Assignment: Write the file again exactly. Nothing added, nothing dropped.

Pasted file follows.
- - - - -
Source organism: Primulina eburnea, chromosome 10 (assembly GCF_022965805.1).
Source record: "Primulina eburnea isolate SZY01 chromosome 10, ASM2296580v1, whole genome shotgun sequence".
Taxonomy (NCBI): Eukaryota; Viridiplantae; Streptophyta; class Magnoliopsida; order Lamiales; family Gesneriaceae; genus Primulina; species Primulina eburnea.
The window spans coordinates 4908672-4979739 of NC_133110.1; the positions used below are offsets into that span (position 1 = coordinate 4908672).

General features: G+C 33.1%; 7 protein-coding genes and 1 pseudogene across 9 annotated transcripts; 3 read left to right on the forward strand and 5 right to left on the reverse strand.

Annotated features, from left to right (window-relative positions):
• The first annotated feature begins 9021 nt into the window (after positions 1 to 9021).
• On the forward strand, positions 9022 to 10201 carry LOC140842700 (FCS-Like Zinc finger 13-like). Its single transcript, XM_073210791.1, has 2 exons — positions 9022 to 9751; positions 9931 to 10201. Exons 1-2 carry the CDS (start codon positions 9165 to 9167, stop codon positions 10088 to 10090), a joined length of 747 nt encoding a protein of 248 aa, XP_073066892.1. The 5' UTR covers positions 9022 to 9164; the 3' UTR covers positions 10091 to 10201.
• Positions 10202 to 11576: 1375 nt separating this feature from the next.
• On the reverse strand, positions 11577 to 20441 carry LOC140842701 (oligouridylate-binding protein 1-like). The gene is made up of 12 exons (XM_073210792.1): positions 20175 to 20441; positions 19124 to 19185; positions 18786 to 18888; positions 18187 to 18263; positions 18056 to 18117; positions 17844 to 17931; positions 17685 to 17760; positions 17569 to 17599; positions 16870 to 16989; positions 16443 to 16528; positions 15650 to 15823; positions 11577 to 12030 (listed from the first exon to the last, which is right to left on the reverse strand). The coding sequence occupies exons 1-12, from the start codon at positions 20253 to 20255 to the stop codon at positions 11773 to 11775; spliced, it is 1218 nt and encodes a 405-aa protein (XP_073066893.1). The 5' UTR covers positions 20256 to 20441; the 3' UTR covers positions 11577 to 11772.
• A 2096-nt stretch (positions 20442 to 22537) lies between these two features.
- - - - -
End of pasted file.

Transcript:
Source organism: Primulina eburnea, chromosome 10 (assembly GCF_022965805.1).
Source record: "Primulina eburnea isolate SZY01 chromosome 10, ASM2296580v1, whole genome shotgun sequence".
Taxonomy (NCBI): Eukaryota; Viridiplantae; Streptophyta; class Magnoliopsida; order Lamiales; family Gesneriaceae; genus Primulina; species Primulina eburnea.
The window spans coordinates 4908672-4979739 of NC_133110.1; the positions used below are offsets into that span (position 1 = coordinate 4908672).

General features: G+C 33.1%; 7 protein-coding genes and 1 pseudogene across 9 annotated transcripts; 3 read left to right on the forward strand and 5 right to left on the reverse strand.

Annotated features, from left to right (window-relative positions):
• The first annotated feature begins 9021 nt into the window (after positions 1 to 9021).
• On the forward strand, positions 9022 to 10201 carry LOC140842700 (FCS-Like Zinc finger 13-like). Its single transcript, XM_073210791.1, has 2 exons — positions 9022 to 9751; positions 9931 to 10201. Exons 1-2 carry the CDS (start codon positions 9165 to 9167, stop codon positions 10088 to 10090), a joined length of 747 nt encoding a protein of 248 aa, XP_073066892.1. The 5' UTR covers positions 9022 to 9164; the 3' UTR covers positions 10091 to 10201.
• Positions 10202 to 11576: 1375 nt separating this feature from the next.
• On the reverse strand, positions 11577 to 20441 carry LOC140842701 (oligouridylate-binding protein 1-like). The gene is made up of 12 exons (XM_073210792.1): positions 20175 to 20441; positions 19124 to 19185; positions 18786 to 18888; positions 18187 to 18263; positions 18056 to 18117; positions 17844 to 17931; positions 17685 to 17760; positions 17569 to 17599; positions 16870 to 16989; positions 16443 to 16528; positions 15650 to 15823; positions 11577 to 12030 (listed from the first exon to the last, which is right to left on the reverse strand). The coding sequence occupies exons 1-12, from the start codon at positions 20253 to 20255 to the stop codon at positions 11773 to 11775; spliced, it is 1218 nt and encodes a 405-aa protein (XP_073066893.1). The 5' UTR covers positions 20256 to 20441; the 3' UTR covers positions 11577 to 11772.
• A 2096-nt stretch (positions 20442 to 22537) lies between these two features.